A. What you pay for insurance is largely based on what kind of risk the company predicts you will be, based on known factors like your driving history, the kind of car you drive, how old you are, what sex you are, your marital status and where you live.
These judgments aren't just based on instincts or whims. Insurance rates are based on a wealth of statistical data complied by your company over a long period of time (commonly up to 20 years). Most insurance companies divide auto risks into three basic types:
Preferred (low risk)
Standard (average risk)
Non-standard (a nice way of saying high risk)
Q. Why does it matter what kind of car I drive?
A. Increasingly insurance companies are basing insurance rates on their claims experience when it comes to the safety record of the make and model of vehicle you are driving. Factors insurance companies may likely consider: crashworthiness, safety features (i.e. airbags, automatic seatbelts, anti-lock brakes), popularity with thieves, cost to repair, age of the vehicle. Every year new cars are separated into various categories according to price by insurers. The numbers of categories vary from one insurance company to another, but a basic premium is assigned to each price group. For more information on crash testing click here for the Insurance Institute for Highway Safety (IIHS).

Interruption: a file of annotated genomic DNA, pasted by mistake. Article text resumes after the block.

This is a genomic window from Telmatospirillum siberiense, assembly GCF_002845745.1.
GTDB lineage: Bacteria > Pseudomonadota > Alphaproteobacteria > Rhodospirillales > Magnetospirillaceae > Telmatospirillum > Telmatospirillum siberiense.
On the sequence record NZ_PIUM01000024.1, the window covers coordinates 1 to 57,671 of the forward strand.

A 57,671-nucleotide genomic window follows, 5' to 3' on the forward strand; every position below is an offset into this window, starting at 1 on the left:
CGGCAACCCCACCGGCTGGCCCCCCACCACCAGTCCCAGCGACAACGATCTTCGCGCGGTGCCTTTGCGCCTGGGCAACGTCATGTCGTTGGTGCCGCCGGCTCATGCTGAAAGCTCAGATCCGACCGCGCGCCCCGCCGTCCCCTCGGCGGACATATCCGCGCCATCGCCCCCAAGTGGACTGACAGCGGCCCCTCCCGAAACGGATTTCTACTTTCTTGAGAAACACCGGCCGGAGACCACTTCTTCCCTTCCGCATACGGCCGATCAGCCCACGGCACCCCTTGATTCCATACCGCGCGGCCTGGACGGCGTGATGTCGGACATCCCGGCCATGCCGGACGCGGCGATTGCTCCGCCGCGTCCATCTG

Q. Why do my premiums go up if I get a traffic ticket or I'm involved in an accident?
A. Getting several tickets in a short period of time or being involved in an accident can put you in a higher risk classification depending on the severity of the violation and cost of the accident. However, your rates won't automatically go up.
Q. Why do auto insurance premiums vary depending on what I use my car for?
A. Typically, cars are classified based on whether they are used for driving to work, business, pleasure or farming. Cars used primarily for pleasure tend to have the lowest premiums, while cars used for business generally have higher premiums. Insurance companies determine classifications by the number of miles driven per year since the more you drive your car the more likely you are to get into an accident.
Q. What is the average cost of auto insurance?
A. U.S. consumers pay an average premium of $705 for a year's worth of auto insurance coverage. (Source: National Association of Insurance Commissioners)